All told then, feel/performance at sane settings is effectively identical to the G602, which is to say identical to a decent mid-range wired mouse. However, the understated G603 looks orders of magnitude better, it’s a good weight, offsetting its use of two AA batteries by having an extremely light construction, and even more importantly, it limits the side buttons to just two generously-sized switches. Easy to find, do all I need, doesn’t look like a row of demon’s teeth. Perfect.

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Icing on the cake is the aforementioned Bluetooth mode. The G603 includes a propriety USB dongle, which you need to access its 500 or don’t-be-silly 1000Hz polling rate, but it also supports dongle-free Bluetooth, which it can switch to near-instantly with a button on its bottom. Believe it or not I don’t actually want a drawer full of mice, so having just one that I can use for both desktop and laptop without having to cart a frighteningly small and easily-lost USB dongle around is a minor godsend.

For what it’s worth, Bluetooth performance is quite impressive too – admittedly, I’ve not played any online shooters in it yet, but had no issues with the likes of Into The Breach, XCOM, Wolfenstein II and The Witcher 3. If I really pay attention, I can tell it’s a teeny-tiny bit more sluggish, but by and large I don’t notice.

My perfect mouse? Well, it doesn’t have a built-in rechargeable battery, but I can live with that, given its comparatively modest price as fancy gaming mice go. What I can’t live with is the fact that the index and especially middle finger of my right hand hurt so much.

In what I believe was a move to reduce the mouse’s weight, there are various gaps around the central plastic struts between the two main buttons and, in the middle of which, sits a large-ridged wheel. On the G602 (and most mice), this section of the mouse is solid; on the G603, it forms into four blunted spikes surrounding the wheel. The rear ones sit fairly flush to the mouse body and taper to fit even a skinny finger, but the front ones jut slightly upwards.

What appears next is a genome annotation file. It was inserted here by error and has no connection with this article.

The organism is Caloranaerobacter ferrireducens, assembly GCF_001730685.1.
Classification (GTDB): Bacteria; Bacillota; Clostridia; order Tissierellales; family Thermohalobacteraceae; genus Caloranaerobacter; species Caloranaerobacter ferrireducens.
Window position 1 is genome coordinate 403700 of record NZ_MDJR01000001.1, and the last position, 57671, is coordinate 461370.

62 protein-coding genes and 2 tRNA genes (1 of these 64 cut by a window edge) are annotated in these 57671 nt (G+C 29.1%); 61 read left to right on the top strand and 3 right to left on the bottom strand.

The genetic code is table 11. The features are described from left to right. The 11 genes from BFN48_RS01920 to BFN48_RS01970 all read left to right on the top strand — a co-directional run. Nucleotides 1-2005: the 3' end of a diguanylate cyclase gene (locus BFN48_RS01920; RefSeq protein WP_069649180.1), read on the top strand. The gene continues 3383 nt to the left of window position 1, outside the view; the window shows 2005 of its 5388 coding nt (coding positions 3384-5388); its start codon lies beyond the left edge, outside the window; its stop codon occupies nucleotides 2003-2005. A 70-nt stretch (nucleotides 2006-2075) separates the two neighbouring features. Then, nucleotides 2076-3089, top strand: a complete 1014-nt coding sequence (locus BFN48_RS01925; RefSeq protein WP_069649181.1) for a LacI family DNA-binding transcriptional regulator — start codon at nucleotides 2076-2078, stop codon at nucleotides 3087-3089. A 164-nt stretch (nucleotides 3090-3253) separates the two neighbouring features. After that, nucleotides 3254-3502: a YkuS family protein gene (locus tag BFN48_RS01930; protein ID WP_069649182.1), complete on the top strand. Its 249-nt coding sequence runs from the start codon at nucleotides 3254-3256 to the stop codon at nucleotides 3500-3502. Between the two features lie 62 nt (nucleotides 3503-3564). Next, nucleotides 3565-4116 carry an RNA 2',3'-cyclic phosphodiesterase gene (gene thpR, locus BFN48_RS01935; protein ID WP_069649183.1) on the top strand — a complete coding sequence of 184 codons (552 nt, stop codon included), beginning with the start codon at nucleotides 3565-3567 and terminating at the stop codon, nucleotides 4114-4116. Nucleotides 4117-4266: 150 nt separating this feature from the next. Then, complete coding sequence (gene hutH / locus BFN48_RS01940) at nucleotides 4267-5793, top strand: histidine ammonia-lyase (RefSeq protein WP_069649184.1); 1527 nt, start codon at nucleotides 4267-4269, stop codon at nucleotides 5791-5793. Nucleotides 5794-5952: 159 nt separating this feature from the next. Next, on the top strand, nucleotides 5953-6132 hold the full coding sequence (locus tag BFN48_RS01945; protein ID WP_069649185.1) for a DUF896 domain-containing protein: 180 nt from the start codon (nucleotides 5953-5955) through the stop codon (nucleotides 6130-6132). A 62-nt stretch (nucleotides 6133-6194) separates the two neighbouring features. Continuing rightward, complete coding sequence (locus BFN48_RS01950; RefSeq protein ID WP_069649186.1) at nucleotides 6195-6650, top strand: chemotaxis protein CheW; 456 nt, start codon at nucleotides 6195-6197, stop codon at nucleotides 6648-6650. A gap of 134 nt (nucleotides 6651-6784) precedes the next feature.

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If your finger consistently sits perfectly in the middle of the central groove, you’re fine. If it drifts even a few millimetres left or right while you’re scrolling – and it will, oh it will – it’s soon going to feel like you’ve been gently savaged by a very sleepy cat. In each individual instance, this doesn’t hurt, but over a few hours, the dozens or hundreds accumulated pokes from those spikes results in an uncomfortably tender, even sore finger. Over a few days, it becomes the kind of nagging discomfort that you worry will last forever.

To put it carefully, if you are a chunkier-fingered sort of human bean, I suspect you’ll be OK, as there won’t be so much wiggle room within the groove. If, like me, and have what have politely been described as piano player’s hands and less politely as strangler’s hands (n.b. I don’t play piano), your digits will naturally drift a little, and that means it’s sleepy cat time, time and time again. It is a staggering design folly – putting two sharpish points right on the part of the mouse that requires the most regular finger movement. Bring me the head of Ian Logitech.

I bought this mouse last Wednesday, stopped using it Saturday and my finger’s still tender today. The G603 is now on its way back from whence it came, and, regretfully, that’s the end of that. So close! So damned closed to the perfect mouse. The quest continues.

The Logitech G603 is available now for $69.99/£69.99, though can often be found cheaper online.

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Alec Meer

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Co-founder of RPS. Dungeon Keeper & X-COM 4 Life.